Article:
4 Ways to Protect From Long-Term Sun Damage While Traveling

Traveling to sun-drenched destinations can be a dream come true, but prolonged exposure to the sun’s rays can lead to long-term skin damage and increase your risk for melanoma and other diseases. To ensure your adventures leave you with cherished memories and not regrettable sunburn, it’s essential to arm yourself with effective strategies for sun protection.

When it comes to long-term travel, preparation and forethought go a long way to making the trip a success. In a previous article, we compiled an extensive list of things you should arrange for an extended trip, including money matters, legal considerations, healthcare, and more. Today, we’ll list some tips for shielding your skin from the sun’s harmful effects while you take your time exploring the world.

4 ways to protect from long-term sun damage

1. Avoid peak UV hours

There are three main types of ultraviolet (UV) rays that reach the earth’s surface: UVA, UVB, and UVC, with the most damaging being UVA and UVB. About 95% of the UV rays that reach the ground are UVA rays, while the other 5% are UVB. The longer wavelength of UVA rays penetrates the skin more deeply, causing genetic damage to cells on the innermost part of your top layer of skin, resulting in photoaging. But, UVB rays have higher energy levels that lead to sunburn, which in turn can significantly increase the lifetime risk of developing skin cancer. As such, it’s best to avoid, or at least limit, outdoor activities between 10 am and 4 pm because almost half the daytime total of the more harmful UVB radiation is received during these hours. Keep this in mind, especially if you’re going to be traveling in sunnier regions like Southeast Asia for a longer period.

2. Wear sunglasses and protective clothing

If going outside during times when the sun’s rays are strongest is unavoidable, take proper precautions. Wear protective clothing like tightly woven, loose-fitting clothes and wide-brimmed hats to shield your ears, face, and neck. It’s also crucial to protect your eyes from sun damage using sunglasses that provide 99% to 100% UVA and UVB defense. For travelers who wear glasses, instead of packing both sunglasses AND prescription glasses, the ability to rely on just one accessory in the form of prescription sunglasses is safer and more convenient for long-term sun protection. Opt for established brands, like Ray-Ban or Oakley, that offer premium quality sun lenses with UV protection that can be customized with your prescription needs.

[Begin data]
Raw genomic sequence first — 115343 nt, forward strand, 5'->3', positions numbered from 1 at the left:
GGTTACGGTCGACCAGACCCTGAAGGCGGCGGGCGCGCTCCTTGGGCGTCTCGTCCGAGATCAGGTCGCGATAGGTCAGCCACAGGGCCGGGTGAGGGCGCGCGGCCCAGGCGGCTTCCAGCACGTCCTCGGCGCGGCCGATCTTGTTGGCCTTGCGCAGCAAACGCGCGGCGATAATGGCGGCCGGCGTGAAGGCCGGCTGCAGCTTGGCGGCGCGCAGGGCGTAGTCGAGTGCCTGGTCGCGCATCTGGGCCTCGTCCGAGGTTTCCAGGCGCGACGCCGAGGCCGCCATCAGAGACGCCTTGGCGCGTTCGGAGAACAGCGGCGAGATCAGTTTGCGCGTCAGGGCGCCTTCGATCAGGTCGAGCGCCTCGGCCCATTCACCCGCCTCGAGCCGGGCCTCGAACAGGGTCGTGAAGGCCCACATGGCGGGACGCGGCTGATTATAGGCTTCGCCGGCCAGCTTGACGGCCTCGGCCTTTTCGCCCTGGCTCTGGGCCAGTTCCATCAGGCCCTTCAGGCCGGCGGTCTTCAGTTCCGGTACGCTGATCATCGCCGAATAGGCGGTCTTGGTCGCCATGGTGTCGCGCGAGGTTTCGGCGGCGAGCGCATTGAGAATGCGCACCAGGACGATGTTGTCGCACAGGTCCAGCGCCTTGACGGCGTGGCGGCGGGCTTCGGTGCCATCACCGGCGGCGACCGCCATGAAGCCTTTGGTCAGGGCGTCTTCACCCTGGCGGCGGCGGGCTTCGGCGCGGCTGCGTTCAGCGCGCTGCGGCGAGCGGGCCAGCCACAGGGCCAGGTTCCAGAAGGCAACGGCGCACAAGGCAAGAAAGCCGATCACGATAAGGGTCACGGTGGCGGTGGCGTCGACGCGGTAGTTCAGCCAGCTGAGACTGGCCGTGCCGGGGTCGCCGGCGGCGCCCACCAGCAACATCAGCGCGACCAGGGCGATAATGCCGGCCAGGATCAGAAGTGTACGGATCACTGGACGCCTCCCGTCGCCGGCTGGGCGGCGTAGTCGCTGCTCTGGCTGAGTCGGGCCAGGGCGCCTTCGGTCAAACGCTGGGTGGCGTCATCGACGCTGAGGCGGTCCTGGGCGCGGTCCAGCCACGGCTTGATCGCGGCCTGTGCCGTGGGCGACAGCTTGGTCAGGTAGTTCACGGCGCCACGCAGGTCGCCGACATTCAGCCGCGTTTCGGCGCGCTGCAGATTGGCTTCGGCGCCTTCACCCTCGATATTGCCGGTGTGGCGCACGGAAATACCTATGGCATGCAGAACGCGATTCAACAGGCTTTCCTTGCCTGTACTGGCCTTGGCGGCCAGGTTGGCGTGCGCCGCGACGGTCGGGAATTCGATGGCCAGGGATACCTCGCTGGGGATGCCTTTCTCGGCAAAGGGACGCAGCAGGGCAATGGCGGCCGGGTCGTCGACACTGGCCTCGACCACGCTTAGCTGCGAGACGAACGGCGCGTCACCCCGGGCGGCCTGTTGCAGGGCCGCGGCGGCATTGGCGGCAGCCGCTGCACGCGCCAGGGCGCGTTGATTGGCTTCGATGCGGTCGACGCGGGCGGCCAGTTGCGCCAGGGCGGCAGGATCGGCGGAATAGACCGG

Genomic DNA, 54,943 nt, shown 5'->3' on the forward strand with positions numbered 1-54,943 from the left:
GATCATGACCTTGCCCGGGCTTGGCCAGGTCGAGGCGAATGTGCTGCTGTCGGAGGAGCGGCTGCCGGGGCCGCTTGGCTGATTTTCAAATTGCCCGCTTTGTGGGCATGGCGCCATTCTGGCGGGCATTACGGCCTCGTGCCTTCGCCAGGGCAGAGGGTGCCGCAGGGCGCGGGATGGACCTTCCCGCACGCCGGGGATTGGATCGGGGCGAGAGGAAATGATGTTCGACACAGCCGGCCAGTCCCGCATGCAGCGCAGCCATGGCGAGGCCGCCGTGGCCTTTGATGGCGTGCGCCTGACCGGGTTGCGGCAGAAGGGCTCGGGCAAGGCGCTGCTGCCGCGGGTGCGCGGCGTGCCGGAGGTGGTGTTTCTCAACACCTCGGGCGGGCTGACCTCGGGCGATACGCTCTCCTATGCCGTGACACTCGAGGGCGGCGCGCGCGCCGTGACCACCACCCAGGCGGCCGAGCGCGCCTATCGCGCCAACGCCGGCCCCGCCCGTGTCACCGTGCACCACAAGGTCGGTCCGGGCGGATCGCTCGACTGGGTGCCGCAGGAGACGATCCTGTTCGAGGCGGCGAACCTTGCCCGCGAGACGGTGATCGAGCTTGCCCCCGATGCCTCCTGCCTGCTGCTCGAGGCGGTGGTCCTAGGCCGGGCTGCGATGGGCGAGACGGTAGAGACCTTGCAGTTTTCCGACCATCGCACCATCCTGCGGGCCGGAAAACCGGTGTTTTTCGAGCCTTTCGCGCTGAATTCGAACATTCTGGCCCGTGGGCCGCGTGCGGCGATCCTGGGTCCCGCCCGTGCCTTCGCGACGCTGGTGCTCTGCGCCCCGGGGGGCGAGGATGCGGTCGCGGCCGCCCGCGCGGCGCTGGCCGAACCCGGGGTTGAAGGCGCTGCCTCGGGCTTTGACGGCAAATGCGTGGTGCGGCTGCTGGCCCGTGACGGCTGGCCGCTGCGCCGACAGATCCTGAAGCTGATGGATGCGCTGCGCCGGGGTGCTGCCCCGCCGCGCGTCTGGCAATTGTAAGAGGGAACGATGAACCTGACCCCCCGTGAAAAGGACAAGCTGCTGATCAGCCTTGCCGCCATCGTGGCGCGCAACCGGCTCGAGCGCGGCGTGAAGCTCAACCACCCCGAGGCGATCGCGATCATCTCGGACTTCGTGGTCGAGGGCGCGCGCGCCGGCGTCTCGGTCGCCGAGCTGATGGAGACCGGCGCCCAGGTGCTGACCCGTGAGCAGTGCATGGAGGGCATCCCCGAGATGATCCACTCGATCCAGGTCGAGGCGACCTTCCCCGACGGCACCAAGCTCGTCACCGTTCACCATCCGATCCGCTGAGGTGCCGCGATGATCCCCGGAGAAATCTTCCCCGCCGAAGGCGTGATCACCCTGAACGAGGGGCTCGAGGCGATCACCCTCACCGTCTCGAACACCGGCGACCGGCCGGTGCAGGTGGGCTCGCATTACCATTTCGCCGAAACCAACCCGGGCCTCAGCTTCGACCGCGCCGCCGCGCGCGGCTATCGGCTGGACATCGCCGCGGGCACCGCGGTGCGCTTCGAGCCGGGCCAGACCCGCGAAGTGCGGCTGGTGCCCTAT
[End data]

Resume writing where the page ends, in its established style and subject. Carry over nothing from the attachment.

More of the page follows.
3. Never go without sunscreen

Make sunscreen a part of your daily habits. Scientific data has shown that sunscreen greatly reduces the risk of developing both melanoma and nonmelanoma skin cancer from UV exposure. This is especially important as in places like Australia, the summer sun can actually be 7-10% stronger compared to similar latitudes in the Northern Hemisphere.

Apply a broad-spectrum sunscreen with a sun protection factor (SPF) of 30 or more on all the exposed parts of your skin. If you’re sweating or swimming, make sure to reapply every two hours. We recommend picking brands that are cheap and accessible so you won’t struggle with replenishing your stock. For this, you can try the CeraVe Hydrating Sheer Sunscreen with SPF 30 for Face and Body or Neutrogena’s Healthy Defense Daily Moisturizer with SPF 50.

4. Double up on sun protection with vitamin C

UV rays are the main culprits of free radicals in the skin, or the unstable oxygen molecules that take energy from healthy cells, causing oxidative stress. This, in turn, activates enzymes that break down collagen and damage cell DNA, causing premature aging. According to board-certified dermatologist Dr. Steven Mandrea, combining vitamin C serum and broad-spectrum sunscreens that safeguard against UVA rays have been shown to be more effective at neutralizing free radical damage from sun exposure than sunscreen on its own. In short, sunscreen layered over vitamin C enhances the protective benefits of both products. If you’re on a budget, start out with the L’Oreal Paris Revitalift Vitamin C Face Serum or the Versed Stroke of Brilliance Brightening Serum, both of which can be found at major drugstores in most countries.

In the long term, UV damage can wreak havoc on your skin and its underlying connective tissue. Consequently, your skin may develop fine lines and wrinkles. Excessive sun exposure also makes you more susceptible to skin cancer, the most common type of cancer in the United States and Australia. Implement the tips above into your daily routine to stay safe from UV rays and make your travels more enjoyable.

About the Author Sydney

Sydney Fisher